Local cruising looks hot this summer, with Latitude 38’s Delta Doo Dah already hitting entries of 80 boats. But some folks prefer the cool of Monterey Bay to the Delta heat. If you like wildlife (rowdy sea otters, majestic humpback whales or aggressive sea lions) instead of the other kind of wild life (parties, water toys, raft-ups or a poker run), then consider a cruise to Moss Landing, in the heart of Monterey Bay.
An Easy Run from San Francisco Bay
Sailing outside the Golden Gate involves open-ocean risks on a stretch of coastline prone to frequent gales, fog and lots of traffic by large commercial vessels. You need a well-prepared boat and the experience to handle the expected conditions. With those caveats, and depending on weather, the cruise to Moss Landing is an easy day’s run.
We’ve made the trip from Richmond a number of times in 8 to 10 hours. We look for an early ebb to launch our old Cal 40 under the Golden Gate Bridge, watching our AIS for approaching ships. Typical summer prevailing conditions, if you depart San Francisco Bay early, feature light morning breezes, with the well-known ‘Montara Hole’ as you pass Pacifica. By the time we put Pillar Point Harbor and Half Moon Bay astern, the wind machine has fired up, and we hoist sail and shut down the diesel. Passing Año Nuevo Lighthouse and Waddell Beach, we encounter kiteboarders, windsurfers and 18-23 knots of the usual Monterey Bay pressure. Santa Cruz Harbor is a convenient detour or refuge, about two hours from our Moss Landing Harbor destination.
Giant Underwater Canyon
Moss Landing occupies the intersection between Elkhorn Slough, one of the largest wetlands in California, and the huge submarine Monterey Canyon. Imagine the Grand Canyon drowned in the Pacific, a monster chasm dropping precipitously to 10,000 feet deep and more. This vast expanse is what drives the vibrant ecosystem of the Monterey Bay National Marine Sanctuary. A boater entering Moss Landing is greeted by a cacophony of sound from an incredible profusion of birds, sea lions and sea otters. The overpowering smell of guano from vast flocks of gulls and pelicans greets you at the channel’s end as you turn right for Moss Landing Harbor, or steer left into the narrow line of buoys leading to the Elkhorn Yacht Club.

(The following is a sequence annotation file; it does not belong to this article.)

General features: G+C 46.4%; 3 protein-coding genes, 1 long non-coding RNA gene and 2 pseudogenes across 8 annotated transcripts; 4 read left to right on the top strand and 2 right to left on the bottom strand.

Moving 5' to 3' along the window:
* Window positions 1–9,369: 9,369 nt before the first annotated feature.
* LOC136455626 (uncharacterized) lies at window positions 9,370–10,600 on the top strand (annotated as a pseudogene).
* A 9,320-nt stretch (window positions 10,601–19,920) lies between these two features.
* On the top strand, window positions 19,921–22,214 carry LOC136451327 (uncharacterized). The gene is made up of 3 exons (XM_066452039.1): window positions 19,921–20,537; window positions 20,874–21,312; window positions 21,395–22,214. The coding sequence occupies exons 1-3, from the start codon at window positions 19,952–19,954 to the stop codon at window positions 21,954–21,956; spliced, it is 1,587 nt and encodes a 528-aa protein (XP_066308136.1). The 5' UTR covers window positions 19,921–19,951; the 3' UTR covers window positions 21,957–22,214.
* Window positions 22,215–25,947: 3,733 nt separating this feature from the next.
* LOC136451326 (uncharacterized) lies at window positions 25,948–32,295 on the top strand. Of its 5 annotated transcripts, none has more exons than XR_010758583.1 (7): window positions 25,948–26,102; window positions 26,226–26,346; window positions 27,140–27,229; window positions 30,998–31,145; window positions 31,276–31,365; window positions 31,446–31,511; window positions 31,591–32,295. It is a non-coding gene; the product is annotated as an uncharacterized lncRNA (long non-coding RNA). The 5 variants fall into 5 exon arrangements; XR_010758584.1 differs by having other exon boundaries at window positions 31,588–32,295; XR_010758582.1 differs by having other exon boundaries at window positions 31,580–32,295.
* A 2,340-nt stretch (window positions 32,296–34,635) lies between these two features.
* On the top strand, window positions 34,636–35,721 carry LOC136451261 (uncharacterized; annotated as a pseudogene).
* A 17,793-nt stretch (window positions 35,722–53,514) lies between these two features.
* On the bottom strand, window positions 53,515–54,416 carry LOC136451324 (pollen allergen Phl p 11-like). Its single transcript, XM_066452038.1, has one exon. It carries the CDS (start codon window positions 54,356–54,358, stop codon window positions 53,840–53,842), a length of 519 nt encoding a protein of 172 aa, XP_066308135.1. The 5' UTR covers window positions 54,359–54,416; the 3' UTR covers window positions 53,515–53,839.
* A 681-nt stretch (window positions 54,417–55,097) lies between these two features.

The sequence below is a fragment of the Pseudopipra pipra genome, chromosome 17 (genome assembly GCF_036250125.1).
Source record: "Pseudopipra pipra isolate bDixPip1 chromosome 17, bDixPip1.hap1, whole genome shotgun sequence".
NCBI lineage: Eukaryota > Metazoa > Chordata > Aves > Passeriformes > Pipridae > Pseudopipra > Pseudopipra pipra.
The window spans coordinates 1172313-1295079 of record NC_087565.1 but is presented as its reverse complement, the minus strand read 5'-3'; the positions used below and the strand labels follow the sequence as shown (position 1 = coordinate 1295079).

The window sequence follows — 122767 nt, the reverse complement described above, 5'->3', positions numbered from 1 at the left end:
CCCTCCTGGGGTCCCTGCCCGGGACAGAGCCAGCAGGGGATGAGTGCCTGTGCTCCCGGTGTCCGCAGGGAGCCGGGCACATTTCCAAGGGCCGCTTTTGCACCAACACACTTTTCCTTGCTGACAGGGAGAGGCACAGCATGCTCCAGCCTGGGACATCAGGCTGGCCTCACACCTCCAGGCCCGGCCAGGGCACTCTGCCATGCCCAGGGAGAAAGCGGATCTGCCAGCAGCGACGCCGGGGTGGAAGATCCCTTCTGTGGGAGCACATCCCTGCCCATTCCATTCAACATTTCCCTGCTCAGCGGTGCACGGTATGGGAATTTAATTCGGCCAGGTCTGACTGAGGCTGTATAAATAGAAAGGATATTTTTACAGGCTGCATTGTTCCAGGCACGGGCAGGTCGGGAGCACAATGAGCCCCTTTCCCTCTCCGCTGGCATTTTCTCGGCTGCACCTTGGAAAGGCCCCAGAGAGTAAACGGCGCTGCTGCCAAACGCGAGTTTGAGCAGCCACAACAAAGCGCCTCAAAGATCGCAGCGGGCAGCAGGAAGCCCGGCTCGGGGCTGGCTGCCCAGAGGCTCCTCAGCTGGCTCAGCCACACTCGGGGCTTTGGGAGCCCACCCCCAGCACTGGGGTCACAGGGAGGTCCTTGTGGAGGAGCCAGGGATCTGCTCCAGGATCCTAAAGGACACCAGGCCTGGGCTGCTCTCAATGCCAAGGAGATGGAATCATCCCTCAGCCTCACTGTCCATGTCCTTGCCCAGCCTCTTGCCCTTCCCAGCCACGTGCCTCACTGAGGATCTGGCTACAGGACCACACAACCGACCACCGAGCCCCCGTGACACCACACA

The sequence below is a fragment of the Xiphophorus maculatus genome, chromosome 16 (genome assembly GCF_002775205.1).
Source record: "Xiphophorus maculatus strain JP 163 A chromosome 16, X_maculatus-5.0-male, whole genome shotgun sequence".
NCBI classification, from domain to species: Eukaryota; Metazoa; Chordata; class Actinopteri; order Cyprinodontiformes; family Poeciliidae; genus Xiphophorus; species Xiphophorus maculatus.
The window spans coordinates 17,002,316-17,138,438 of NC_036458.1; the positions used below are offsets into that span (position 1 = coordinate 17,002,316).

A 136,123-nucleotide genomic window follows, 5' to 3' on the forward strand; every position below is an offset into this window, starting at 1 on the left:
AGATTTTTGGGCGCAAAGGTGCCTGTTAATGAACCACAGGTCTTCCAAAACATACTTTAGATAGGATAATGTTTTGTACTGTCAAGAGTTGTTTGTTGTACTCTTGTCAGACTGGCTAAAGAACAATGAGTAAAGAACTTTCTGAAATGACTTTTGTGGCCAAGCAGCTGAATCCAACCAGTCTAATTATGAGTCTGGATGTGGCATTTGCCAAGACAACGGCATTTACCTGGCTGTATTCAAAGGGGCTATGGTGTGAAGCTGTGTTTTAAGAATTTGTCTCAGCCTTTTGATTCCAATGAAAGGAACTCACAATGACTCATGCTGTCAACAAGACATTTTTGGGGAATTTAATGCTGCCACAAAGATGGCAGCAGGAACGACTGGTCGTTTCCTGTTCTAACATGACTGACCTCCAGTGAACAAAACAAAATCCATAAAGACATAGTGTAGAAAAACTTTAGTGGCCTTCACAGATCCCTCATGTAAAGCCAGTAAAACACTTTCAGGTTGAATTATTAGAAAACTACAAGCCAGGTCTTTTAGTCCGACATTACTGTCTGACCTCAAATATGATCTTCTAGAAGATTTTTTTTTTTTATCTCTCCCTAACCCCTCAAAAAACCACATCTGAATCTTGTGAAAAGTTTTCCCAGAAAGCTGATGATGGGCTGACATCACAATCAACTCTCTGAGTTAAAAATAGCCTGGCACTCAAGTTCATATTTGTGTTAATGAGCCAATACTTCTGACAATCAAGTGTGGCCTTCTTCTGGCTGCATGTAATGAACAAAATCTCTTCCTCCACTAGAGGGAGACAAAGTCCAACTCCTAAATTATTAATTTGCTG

In pre-pandemic times, Moss Landing supported several commercial whale-watching tour boats, two or three kayak rental businesses, an aquatic pontoon water bike rental, and Whisper Charters, a sedate electric excursion boat. All of these outfits let you see breaching humpbacks, pods of orcas, even a few blue whales that occasionally visit Monterey Bay.
A Funky and Unique Marina
Moss Landing Harbor is home to more than 600 boats, including 350 fishing boats, 200 pleasure craft and 30 research vessels. Be warned that the facilities are a bit grungy and minimal. You can expect creaky wood docks, which may be occupied by large, bellowing sea lions. The restrooms and showers are best left to the imagination. This is definitely not the St. Francis Yacht Club.
When you scrape off the rough edges, however, the locals are friendly and the adventures await. You’ll find local cruisers like our friends Vince and Maryann, who bought a Freedom 40/40 sailboat, spent a year preparing their new steed in Moss Landing, then headed south for Baja California. There’s a liveaboard community too, populated by an oddball collection of folks like our friend Benny, the Vietnamese fisherman.
Excellent eating establishments are within walking distance. We love the Whole Enchilada for California-style Mexican food, or the Thai food at Lemon Grass. The Moss Landing Cafe is our breakfast favorite, and everyone has heard about Phil’s Fish Market.
No Moss Landing cruise is complete without a foray into Elkhorn Slough. We have explored it both by kayak and by El Toro dinghy (which requires pulling out your mast to float under the highway bridge). You can ride the crest of a flood tide all the way to Kirby Park, about four miles away at the far end of the Slough. You can also visit interesting hiking trails and a museum at the Elkhorn Slough Reserve, which requires access to a car.
We would highly recommend adding Moss Landing to your Monterey Bay summer cruising plans. Since it’s about equidistant from both Monterey and Santa Cruz harbors, we could easily fill a two-week family vacation visiting all three harbors. We’ll shine our Latitude spotlight on those destinations in a future story.